Your first year of law school can be a heady, hectic time. You’re caught up in a whirlwind of new information, connections, opportunities and challenges, and you feel intense pressure to perform. Heather Donkers and Dana Lue, chairs of the OBA’s Student Section and Young Lawyers Division - Central executives, respectively, offer advice from the other side about how to maximize the first-year experience while maintaining a healthy perspective.
- Your classmates are your best referral source and network. You will need them when you are looking for clients or jobs. They may also be the judges whom you appear before. Lue advises: “Get to know them and be nice.”
- Grades aren’t everything (even though it feels like it). If taking on an extra-curricular which you are really passionate about will make your grade in a class go from a B+ to a B, do the extra-curricular anyway. “It will be something you can talk about in interviews, and will make you stand out from the crowd,” Donkers says. “That extra +, which you may or may not get anyways, isn't worth abandoning your interests for.”
- Law school is about finding out what you don’t like so that you can narrow down what you do like. "Don't be the 5th year lawyer who still doesn’t know what area of law they enjoy,” Lue cautions.
- Volunteer – Take advantage of being able to explore different areas of law without the threat of liability. You may not get this opportunity again.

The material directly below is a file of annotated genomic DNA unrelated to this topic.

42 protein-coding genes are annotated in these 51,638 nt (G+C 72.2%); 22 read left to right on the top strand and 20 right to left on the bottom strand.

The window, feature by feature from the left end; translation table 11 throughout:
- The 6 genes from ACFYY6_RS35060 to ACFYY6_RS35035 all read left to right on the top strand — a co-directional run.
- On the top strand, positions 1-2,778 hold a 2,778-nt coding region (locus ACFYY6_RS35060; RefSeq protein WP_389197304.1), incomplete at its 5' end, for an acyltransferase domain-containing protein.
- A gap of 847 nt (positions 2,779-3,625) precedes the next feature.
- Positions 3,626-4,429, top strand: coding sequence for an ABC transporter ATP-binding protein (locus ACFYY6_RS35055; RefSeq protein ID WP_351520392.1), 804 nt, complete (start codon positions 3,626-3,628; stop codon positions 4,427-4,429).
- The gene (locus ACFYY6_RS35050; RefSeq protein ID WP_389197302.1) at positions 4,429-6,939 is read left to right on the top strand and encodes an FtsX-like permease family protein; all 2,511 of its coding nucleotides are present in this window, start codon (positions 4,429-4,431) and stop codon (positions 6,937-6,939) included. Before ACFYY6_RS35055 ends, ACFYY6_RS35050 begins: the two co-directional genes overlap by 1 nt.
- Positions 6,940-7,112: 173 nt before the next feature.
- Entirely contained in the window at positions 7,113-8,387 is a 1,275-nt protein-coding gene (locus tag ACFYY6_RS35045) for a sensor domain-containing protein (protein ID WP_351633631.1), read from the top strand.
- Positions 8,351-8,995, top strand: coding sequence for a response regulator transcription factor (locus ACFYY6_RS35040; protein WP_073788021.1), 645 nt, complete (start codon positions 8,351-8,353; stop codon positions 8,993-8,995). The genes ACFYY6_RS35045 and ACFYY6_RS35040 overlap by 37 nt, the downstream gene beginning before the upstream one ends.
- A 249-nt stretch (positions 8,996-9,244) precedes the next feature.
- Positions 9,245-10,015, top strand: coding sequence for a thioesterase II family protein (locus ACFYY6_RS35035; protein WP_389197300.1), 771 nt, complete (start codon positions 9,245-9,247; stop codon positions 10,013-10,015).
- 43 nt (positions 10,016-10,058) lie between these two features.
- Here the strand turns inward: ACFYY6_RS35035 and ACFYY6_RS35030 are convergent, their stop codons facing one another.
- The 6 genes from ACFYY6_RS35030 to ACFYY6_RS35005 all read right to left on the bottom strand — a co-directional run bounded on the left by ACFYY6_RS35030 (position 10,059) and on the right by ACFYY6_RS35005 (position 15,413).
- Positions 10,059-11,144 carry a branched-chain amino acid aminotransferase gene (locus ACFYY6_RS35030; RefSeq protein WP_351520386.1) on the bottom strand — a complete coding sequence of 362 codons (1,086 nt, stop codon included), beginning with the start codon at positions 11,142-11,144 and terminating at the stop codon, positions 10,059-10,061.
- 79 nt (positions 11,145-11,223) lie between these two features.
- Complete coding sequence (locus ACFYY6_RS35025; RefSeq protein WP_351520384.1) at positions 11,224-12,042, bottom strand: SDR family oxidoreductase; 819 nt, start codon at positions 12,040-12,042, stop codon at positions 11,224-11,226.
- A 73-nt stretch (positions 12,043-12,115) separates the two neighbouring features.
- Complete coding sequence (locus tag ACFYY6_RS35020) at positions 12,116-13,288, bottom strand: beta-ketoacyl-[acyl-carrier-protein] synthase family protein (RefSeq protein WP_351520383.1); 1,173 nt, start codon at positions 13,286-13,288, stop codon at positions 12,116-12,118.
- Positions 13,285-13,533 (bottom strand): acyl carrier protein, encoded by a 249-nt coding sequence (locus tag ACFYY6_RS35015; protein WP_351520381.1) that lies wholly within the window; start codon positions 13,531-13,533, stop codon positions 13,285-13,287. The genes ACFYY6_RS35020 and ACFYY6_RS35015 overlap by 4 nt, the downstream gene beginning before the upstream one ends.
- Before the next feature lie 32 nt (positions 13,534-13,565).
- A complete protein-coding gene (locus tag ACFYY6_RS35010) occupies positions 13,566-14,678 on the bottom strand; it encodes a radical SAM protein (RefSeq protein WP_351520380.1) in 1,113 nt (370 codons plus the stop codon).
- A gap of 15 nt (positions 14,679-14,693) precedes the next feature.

- Get to know your professors — they have a lot to offer (knowledge, jobs), but at the very least, you may want them to write a reference letter.
- Get a "legal" Twitter account. Twitter is becoming widely used by lawyers, and it's best that you are a part of that online community so that you don't miss out. “Through Twitter, I have gotten a part-time job with my dream law firm, won tickets to attend law events, and connected with hundreds of lawyers who now know my name and my reputation,” says Donkers. “It is an invaluable (and free!) resource that law students should definitely capitalize on.”
- Focus on the big picture. It’s easy to get absorbed in ‘law student life’. Pay attention to life after graduation — take note of the current legal issues, the professional organizations, and other legal opportunities. “My best interviews were always ones in which I could talk organically about current issues (including current issues in law), rather than ones in which I could cite a million case names like clockwork,” Donkers confirms. “Remember that there is a whole world still turning outside of law school, and you should remain engaged in it.”
- Finally, some words of wisdom about healthy priorities: Maintain your non law-school friendships. While it is really important to make a network of friends in law school, it is equally important to maintain a balance outside of that — which includes having friends who don't just talk about law school.
Looking for similar advice on how to successfully navigate law school and build the career you want? Access resources, wellness tips and advice from practising lawyers via the OBA Edge program for students.